Wednesday, March 13, 2019

Aug-18-2018: Raleigh Region RUSA 20th Anniversary Rides + Picnic -- Part 2

For Part 1, see the previous post.

Under RBA Alan's (RUSA #306) leadership, probably instigated by MikeD (RUSA #1609), but I don't actually know, I'm just guessing, the Raleigh Region has been doing annual RUSA Anniversary Brevets + Picnics since RUSA's 10th birthday in 2008.  In PBP years, the Anniversary rides have been pushed back into September or October, and they've been RUSA brevets instead of ACP/BRM brevets, but any way one cuts it, 2018 was the eleventh consecutive year that Alan has put on a RUSA Anniversary ride + picnic.

200 Check-in and Start.

Alan's second most favorite thing about being the RBA, surrounding the brevet, is checking people in before the brevet / seeing everyone before the ride.  [His most favorite thing is seeing each rider at the finish.]  Alan's wife Dorothy always serves as his most able assistant during the check-in (and gear check) process -- well, Dorothy always assists (or maybe in some moments Alan is the assistant) unless she has fallen ill -- I can recall a time or two that Dorothy was not present for the check-in process, reportedly due to nasty head colds.

Lest anyone be concerned that there might be times when additional assistance is needed during check-in, there have always been riders willing to step-up to fill the need.  The list of likely suspects to step-up when I started randonneuring [2010] included the aforementioned MikeD, Jerry (#3525), Branson (#3752), and at the risk of hurting feelings of others that might like to have a mention, I'll stop there as regards the check-in process.  These days, there are others that are also on the list of likely step-uppers.  Alan has been the Raleigh RBA since about 1995 -- three years before RUSA was founded [and four years before any rides were conducted under the auspices of RUSA].  There are quite a few of us that will do whatever Alan needs help with, whether it be planned well ahead of time or is something that suddenly arises.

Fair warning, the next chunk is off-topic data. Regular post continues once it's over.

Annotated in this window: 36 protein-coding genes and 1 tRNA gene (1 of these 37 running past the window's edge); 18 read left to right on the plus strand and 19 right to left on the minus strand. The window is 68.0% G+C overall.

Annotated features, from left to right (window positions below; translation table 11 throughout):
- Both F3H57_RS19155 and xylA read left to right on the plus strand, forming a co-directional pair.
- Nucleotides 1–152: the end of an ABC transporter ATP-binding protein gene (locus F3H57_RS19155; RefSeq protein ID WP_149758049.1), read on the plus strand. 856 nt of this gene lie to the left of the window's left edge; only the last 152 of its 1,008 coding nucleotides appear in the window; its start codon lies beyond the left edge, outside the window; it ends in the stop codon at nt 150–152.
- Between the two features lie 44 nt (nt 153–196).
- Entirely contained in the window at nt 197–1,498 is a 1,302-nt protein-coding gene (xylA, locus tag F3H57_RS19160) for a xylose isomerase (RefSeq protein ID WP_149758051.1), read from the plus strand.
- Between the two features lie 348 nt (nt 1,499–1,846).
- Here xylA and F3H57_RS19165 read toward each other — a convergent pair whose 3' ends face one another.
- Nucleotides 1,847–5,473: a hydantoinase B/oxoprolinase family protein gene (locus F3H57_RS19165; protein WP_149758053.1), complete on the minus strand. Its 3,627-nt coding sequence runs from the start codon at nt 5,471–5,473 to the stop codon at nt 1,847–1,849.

I wasn't really needed for the check-in process for this ride, but having nothing else I needed to do, having completed the worker's pre-ride, and I think that seeing and chatting with people before the start of the ride is a fun and useful thing, I arrived at the start location approximately 30 minutes before the scheduled start.  About the first thing I heard was that MikeD had shown up and signed in, and then discovered that he had left his helmet at home -- and he headed back home only a few minutes before I had arrive to collect his helmet.  I knew that it was likely a 20-minute drive each way to Mike's house from the start, so it seemed very likely that Mike and the couple people that had committed or decided to ride with him would be starting a bit late.

As hinted above, chatting before the ride start is a good time to renew contact with friends -- and if you're at the back of the pack, it may be the ONLY time to re-connect with some.  I'm reasonably sure that I spoke or at least shared greetings with most of those present, but a couple contacts stand out:
  1. My recollection is that I was near Alan's registration table when new RUSA members Tommy and Greg checked in.  Somehow / somewhere -- almost certainly on the NC-rando-Facebook-group -- I had seen that these two had signed up for the brevet and had joined RUSA, but as of a day or two before the ride, they did not yet know their RUSA numbers.  However, by the time of registration, they did know:  12772 and 12796.  [So Greg got the prize for having the highest RUSA # on the day.  The prize? you ask.  He got picnic food with the rest of us -- well, sorta'.]  
  2. As I was wandering around chatting with people, perhaps being a nuisance (?), someone I did not recognize greeted me enthusiastically.  Uh-oh, I didn't recognize them.  I admitted I didn't recognize them.  They re-introduced themselves.  I commented that I was quite surprised that he would recognize me since I could only recall meeting him once before -- on the road at about the 85 or 90-mile mark of an "Alan 200 brevet" -- the 2010 picnic brevet.  No, said the other, "we've met several times including at check-in when you hosted those brevets in Lumberton" -- for Highpoint Region RBA Tony - that would have been 2015.  "Really," said I, "I don't recall that at all."  [Later, I looked up the results for those brevets -- yep, Doug, RUSA #876, did two of those brevets, so he certainly had to check-in with me and sign waivers in front of me.]  I asked and Doug answered my question as to how many times he had finished PBP -- see below for the answer.